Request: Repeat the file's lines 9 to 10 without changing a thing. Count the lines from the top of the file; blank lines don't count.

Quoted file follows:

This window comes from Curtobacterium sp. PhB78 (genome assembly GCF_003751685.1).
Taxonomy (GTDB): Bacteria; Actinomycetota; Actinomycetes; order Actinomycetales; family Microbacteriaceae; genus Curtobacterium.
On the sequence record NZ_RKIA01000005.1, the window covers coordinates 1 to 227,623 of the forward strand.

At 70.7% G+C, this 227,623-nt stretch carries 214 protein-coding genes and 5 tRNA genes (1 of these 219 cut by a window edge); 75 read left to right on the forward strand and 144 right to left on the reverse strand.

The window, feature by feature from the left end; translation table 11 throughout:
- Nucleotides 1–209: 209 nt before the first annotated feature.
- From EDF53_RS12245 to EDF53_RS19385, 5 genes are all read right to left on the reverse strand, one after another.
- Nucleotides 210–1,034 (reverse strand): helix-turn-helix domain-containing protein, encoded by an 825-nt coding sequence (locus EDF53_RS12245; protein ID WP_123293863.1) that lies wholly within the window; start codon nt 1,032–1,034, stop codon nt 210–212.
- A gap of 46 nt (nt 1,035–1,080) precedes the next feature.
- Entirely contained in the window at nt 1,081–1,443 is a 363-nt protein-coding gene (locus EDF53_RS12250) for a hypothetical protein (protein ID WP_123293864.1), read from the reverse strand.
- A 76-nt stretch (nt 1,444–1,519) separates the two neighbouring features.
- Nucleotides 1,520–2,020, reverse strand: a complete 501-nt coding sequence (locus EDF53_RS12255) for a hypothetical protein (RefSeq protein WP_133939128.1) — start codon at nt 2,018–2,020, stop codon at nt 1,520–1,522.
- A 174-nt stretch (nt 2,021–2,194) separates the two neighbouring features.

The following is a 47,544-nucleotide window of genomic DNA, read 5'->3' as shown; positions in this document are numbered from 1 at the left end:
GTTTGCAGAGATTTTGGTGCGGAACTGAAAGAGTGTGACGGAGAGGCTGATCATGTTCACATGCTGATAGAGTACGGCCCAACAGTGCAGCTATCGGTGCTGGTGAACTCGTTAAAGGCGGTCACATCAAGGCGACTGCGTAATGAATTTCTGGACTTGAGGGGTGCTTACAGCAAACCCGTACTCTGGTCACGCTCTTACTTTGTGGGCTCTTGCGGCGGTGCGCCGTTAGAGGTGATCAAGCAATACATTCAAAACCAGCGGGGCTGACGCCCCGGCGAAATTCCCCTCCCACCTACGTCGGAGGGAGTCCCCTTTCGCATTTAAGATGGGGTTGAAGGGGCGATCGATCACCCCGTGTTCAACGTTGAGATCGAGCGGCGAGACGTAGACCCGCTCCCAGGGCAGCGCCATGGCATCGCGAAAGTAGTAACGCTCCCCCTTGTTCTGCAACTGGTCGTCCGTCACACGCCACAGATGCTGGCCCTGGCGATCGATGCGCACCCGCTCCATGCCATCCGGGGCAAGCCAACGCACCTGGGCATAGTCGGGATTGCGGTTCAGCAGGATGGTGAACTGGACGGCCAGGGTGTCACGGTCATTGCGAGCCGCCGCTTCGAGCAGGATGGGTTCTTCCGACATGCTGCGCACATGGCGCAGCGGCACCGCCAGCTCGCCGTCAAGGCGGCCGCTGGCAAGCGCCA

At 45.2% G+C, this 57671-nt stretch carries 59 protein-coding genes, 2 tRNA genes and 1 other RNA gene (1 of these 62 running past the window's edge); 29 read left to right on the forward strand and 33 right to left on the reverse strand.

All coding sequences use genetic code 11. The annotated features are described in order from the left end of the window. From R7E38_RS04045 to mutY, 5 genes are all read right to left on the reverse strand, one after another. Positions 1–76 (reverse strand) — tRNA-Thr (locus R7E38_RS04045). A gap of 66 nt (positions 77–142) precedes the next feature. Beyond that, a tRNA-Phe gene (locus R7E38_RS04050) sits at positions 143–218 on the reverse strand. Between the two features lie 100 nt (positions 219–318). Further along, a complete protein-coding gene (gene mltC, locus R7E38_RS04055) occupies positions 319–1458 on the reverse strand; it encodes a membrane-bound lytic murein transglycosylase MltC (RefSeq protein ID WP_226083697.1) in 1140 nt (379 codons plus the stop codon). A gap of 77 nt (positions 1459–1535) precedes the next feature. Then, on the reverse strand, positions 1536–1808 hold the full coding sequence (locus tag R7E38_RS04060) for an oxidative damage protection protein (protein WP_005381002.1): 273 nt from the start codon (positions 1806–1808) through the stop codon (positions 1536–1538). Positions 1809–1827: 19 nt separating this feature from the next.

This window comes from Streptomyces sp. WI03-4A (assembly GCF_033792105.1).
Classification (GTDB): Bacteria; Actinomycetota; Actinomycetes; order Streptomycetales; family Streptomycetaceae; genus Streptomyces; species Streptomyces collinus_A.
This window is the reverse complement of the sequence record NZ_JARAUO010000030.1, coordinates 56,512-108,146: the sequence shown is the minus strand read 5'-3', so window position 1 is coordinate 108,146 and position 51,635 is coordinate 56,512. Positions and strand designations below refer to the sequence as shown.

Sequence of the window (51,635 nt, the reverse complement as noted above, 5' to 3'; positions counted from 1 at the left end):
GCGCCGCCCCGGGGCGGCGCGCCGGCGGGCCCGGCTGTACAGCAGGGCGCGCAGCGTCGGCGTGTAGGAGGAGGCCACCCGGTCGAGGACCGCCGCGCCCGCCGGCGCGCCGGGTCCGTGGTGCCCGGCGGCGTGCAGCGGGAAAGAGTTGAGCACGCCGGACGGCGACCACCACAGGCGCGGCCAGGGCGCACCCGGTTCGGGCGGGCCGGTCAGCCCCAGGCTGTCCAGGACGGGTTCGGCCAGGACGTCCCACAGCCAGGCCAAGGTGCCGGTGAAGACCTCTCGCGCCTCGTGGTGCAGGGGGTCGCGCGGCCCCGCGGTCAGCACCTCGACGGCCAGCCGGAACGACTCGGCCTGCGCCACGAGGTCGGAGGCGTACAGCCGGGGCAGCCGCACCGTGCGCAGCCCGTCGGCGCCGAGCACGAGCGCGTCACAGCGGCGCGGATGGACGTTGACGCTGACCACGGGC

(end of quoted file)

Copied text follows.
- A gap of 46 nt (nt 1,035–1,080) precedes the next feature.
- Entirely contained in the window at nt 1,081–1,443 is a 363-nt protein-coding gene (locus EDF53_RS12250) for a hypothetical protein (protein ID WP_123293864.1), read from the reverse strand.